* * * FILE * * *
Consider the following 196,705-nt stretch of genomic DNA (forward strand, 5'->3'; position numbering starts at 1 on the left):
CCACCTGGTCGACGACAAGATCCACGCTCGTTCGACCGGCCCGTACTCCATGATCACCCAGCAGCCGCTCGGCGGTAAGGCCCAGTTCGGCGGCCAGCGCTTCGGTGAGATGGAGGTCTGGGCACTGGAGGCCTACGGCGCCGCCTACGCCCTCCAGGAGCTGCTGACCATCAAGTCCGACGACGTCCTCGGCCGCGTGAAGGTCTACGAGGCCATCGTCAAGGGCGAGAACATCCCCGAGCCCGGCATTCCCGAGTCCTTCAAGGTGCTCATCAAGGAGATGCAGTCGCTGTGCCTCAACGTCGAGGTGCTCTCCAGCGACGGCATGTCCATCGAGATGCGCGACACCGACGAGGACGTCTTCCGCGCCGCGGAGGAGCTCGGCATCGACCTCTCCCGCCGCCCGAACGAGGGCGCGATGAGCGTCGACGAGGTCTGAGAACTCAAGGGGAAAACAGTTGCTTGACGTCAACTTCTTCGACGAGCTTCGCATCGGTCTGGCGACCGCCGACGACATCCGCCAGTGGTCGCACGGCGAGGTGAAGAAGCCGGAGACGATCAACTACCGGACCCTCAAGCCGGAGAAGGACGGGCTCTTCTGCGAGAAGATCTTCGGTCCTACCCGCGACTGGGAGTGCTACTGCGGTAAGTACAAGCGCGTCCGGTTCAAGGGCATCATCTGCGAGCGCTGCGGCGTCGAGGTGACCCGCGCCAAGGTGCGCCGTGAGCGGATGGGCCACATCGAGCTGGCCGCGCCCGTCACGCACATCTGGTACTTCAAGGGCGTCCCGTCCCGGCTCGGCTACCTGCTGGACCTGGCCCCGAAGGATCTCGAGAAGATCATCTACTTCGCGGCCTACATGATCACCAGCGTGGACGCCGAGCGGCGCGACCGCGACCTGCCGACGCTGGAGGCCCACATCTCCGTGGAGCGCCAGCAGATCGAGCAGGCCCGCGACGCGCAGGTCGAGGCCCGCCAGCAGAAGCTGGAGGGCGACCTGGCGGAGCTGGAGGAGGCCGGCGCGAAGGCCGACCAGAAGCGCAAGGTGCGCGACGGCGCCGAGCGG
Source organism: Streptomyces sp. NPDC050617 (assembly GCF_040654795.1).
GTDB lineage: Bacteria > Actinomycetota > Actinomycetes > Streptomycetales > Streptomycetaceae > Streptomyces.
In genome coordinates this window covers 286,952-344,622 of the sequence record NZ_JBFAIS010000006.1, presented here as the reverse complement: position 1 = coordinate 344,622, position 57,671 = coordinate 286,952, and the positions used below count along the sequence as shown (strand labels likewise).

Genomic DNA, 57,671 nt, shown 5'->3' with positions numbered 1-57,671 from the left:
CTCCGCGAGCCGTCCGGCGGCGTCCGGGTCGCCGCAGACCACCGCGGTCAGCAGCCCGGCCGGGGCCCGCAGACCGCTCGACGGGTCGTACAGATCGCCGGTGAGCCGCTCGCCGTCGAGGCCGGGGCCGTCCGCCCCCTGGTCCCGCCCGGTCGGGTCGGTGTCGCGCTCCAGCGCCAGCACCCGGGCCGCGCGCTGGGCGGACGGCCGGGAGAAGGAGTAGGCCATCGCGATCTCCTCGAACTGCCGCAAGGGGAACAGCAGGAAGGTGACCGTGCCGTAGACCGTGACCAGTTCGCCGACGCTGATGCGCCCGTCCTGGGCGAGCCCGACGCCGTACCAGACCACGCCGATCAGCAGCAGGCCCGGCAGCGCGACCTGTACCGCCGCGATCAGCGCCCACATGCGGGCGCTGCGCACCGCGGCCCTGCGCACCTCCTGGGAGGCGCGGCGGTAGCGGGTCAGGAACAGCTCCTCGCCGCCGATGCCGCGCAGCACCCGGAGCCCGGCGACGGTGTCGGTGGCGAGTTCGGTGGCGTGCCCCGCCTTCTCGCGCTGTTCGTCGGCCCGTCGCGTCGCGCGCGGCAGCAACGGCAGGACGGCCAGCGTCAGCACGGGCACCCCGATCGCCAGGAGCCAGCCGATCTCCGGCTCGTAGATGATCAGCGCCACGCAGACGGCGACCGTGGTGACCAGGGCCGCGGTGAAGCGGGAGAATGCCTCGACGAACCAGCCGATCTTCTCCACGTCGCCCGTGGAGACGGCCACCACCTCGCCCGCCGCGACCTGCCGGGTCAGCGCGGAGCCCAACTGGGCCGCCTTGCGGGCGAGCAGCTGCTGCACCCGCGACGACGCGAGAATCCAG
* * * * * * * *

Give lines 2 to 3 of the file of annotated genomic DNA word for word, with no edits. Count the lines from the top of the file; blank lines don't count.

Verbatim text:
CCACCTGGTCGACGACAAGATCCACGCTCGTTCGACCGGCCCGTACTCCATGATCACCCAGCAGCCGCTCGGCGGTAAGGCCCAGTTCGGCGGCCAGCGCTTCGGTGAGATGGAGGTCTGGGCACTGGAGGCCTACGGCGCCGCCTACGCCCTCCAGGAGCTGCTGACCATCAAGTCCGACGACGTCCTCGGCCGCGTGAAGGTCTACGAGGCCATCGTCAAGGGCGAGAACATCCCCGAGCCCGGCATTCCCGAGTCCTTCAAGGTGCTCATCAAGGAGATGCAGTCGCTGTGCCTCAACGTCGAGGTGCTCTCCAGCGACGGCATGTCCATCGAGATGCGCGACACCGACGAGGACGTCTTCCGCGCCGCGGAGGAGCTCGGCATCGACCTCTCCCGCCGCCCGAACGAGGGCGCGATGAGCGTCGACGAGGTCTGAGAACTCAAGGGGAAAACAGTTGCTTGACGTCAACTTCTTCGACGAGCTTCGCATCGGTCTGGCGACCGCCGACGACATCCGCCAGTGGTCGCACGGCGAGGTGAAGAAGCCGGAGACGATCAACTACCGGACCCTCAAGCCGGAGAAGGACGGGCTCTTCTGCGAGAAGATCTTCGGTCCTACCCGCGACTGGGAGTGCTACTGCGGTAAGTACAAGCGCGTCCGGTTCAAGGGCATCATCTGCGAGCGCTGCGGCGTCGAGGTGACCCGCGCCAAGGTGCGCCGTGAGCGGATGGGCCACATCGAGCTGGCCGCGCCCGTCACGCACATCTGGTACTTCAAGGGCGTCCCGTCCCGGCTCGGCTACCTGCTGGACCTGGCCCCGAAGGATCTCGAGAAGATCATCTACTTCGCGGCCTACATGATCACCAGCGTGGACGCCGAGCGGCGCGACCGCGACCTGCCGACGCTGGAGGCCCACATCTCCGTGGAGCGCCAGCAGATCGAGCAGGCCCGCGACGCGCAGGTCGAGGCCCGCCAGCAGAAGCTGGAGGGCGACCTGGCGGAGCTGGAGGAGGCCGGCGCGAAGGCCGACCAGAAGCGCAAGGTGCGCGACGGCGCCGAGCGG
Source organism: Streptomyces sp. NPDC050617 (assembly GCF_040654795.1).